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Universities that don't, or won't, comply with copyright takedowns could risk losing government funding

The College Opportunity and Affordability Act (PDF) is a monster of a document, weighing in at 747 pages. The bill aims to amend the Higher Education Act of 1965, and buried deep inside is a nasty secret sponsored by the entertainment industry: universities would be required to help fight piracy or risk the loss of federal funding.

One section of COAA would force universities to publicly disclose their policies and procedures relating to copyright enforcement, and to develop plans for exploring “technology-based deterrents” and alternatives -- like Napster or the ad-supported Ruckus service. These requirements would be backed up with federal grant money, which would be authorized for the purchase and implementation of whatever programs a university may try to implement.

Another section of the bill is more familiar, as it bears a striking similarity to some additions attempted in the Higher Education Amendments of 2007. Under the new text, universities would be required to annually inform students of the “civil and criminal liabilities” of file sharing, provide a summary of the consequences for violating copyright laws, and provide a description of the university’s disciplinary policies if they’re caught.

Universities would also be required to tell students about the various countermeasures they may use to “prevent and detect” unauthorized file sharing.

University officials have been understandably alarmed, as the above provisions would put a potential $100 billion each year in federal aid at risk; failure to comply would cause the school to lose all of its financial aid for students, affecting even those students who don’t own a personal computer.

In a letter written on Wednesday and signed by the presidents of Stanford University and Penn State, and the chancellor of the University of Maryland system, university officials wrote:

Such an extraordinarily inappropriate and punitive outcome would result in all students on that campus losing their federal financial aid--including Pell grants and student loans that are essential to their ability to attend college, advance their education, and acquire the skills necessary to compete in the 21st-century economy … lower-income students, those most in need of federal financial aid, would be harmed most under the entertainment industry's proposal.

Officials also noted that while the higher education systems does indeed recognize the “seriousness of the problem of illegal peer-to-peer file sharing,” it noted that schools and universities represented only a “small fraction” of the overall P2P ecosystem.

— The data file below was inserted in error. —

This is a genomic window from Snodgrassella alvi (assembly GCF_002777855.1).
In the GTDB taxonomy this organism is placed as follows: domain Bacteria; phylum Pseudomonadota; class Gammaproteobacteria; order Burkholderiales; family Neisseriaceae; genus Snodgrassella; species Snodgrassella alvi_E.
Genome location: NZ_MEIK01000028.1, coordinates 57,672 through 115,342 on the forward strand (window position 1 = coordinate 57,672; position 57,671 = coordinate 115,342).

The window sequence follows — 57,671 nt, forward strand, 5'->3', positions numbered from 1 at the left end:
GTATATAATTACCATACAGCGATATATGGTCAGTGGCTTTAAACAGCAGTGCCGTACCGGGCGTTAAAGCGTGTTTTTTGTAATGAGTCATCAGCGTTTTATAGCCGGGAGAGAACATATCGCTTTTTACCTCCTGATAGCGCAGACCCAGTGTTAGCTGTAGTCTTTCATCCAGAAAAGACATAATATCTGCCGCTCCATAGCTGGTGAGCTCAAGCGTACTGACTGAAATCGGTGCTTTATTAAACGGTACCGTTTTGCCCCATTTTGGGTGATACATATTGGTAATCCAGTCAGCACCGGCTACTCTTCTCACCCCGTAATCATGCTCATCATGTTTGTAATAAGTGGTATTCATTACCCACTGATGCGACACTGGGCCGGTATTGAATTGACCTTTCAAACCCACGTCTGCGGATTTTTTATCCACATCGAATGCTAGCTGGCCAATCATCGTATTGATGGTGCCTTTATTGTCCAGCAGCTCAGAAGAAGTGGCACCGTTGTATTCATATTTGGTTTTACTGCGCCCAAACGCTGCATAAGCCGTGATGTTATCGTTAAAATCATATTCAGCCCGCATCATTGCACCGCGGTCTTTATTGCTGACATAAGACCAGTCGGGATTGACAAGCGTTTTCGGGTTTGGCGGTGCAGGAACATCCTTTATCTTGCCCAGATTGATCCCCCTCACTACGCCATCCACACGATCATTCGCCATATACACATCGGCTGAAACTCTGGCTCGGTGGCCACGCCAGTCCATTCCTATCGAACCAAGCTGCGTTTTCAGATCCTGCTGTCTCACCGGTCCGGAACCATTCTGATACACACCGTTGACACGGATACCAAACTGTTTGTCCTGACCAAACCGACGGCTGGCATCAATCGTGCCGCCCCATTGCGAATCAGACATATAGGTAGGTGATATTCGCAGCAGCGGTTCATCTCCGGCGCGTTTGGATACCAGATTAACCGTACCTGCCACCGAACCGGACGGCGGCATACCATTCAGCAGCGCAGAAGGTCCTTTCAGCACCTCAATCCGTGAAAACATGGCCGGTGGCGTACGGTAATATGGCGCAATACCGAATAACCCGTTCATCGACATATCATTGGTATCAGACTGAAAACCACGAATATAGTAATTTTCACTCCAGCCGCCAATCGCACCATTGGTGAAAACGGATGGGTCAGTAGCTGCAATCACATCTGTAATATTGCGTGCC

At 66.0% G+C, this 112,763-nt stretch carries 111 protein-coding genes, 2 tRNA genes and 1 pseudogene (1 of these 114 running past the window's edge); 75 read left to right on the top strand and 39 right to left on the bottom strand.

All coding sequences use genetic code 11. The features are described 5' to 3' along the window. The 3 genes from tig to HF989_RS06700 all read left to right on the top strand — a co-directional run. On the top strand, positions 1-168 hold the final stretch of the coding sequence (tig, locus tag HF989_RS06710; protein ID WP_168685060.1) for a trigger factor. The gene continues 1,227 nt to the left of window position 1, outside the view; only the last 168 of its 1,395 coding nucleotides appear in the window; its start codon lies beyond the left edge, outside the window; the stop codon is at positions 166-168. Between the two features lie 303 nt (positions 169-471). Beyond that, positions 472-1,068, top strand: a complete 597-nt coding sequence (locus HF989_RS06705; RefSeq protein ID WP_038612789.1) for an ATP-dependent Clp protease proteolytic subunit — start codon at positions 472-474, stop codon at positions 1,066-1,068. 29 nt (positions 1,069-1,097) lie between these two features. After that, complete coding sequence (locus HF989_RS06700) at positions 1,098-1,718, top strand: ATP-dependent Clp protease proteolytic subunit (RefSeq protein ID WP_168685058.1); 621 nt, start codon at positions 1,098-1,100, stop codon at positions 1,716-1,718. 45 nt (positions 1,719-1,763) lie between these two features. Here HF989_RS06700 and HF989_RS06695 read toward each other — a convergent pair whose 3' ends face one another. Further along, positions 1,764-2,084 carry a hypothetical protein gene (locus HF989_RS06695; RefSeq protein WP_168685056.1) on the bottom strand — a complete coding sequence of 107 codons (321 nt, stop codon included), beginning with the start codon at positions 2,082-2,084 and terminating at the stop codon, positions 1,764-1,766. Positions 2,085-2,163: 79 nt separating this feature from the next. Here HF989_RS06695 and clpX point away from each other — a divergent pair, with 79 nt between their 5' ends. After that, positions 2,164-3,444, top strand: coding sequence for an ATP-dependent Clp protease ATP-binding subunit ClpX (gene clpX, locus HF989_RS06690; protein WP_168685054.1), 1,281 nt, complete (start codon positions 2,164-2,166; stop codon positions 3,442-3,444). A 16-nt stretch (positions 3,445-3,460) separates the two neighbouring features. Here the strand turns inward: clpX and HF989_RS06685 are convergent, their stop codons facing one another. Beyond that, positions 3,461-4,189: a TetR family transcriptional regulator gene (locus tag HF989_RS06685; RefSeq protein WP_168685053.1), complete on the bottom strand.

University leadership is overreacting, said the MPAA, and noted that schools that actively implement P2P counter-measures see far fewer copyright complaints — sometimes as little as zero per month.

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RE: I love deceptive legislation names
By Ringold on 11/12/2007 4:33:58 PM , Rating: 1
"The College Opportunity" <snip>

If I apply to a university, with a given set of grades, testing scores and other pieces of background information, and anyone other than a non-white male also applies with identical grades, scores and similar background, guess who gets in? In many universities it's not a a coin toss; it's the minority. In fact, the white male could probably have slightly better scores, and depending on how race is weighted, he could still get shafted.

Still, it's basically a meritocracy. I see no problem here..

"and Affordability Act" <snip>
The substantial evidence has been that by throwing cheap subsidized loans, grants, and other forms of financial aid at college students has simply fueled the wild above inflation rate rise in tuition costs. Are you suggesting throwing more money at it, such that those that don't qualify for government hand outs pay even higher rates, especially out of state kids? More easy money just desensitizes kids and families to the cost, keeping demand at expensive instiutions high, giving none of them an incentive to keep costs low. Does it remind you of health care? It should.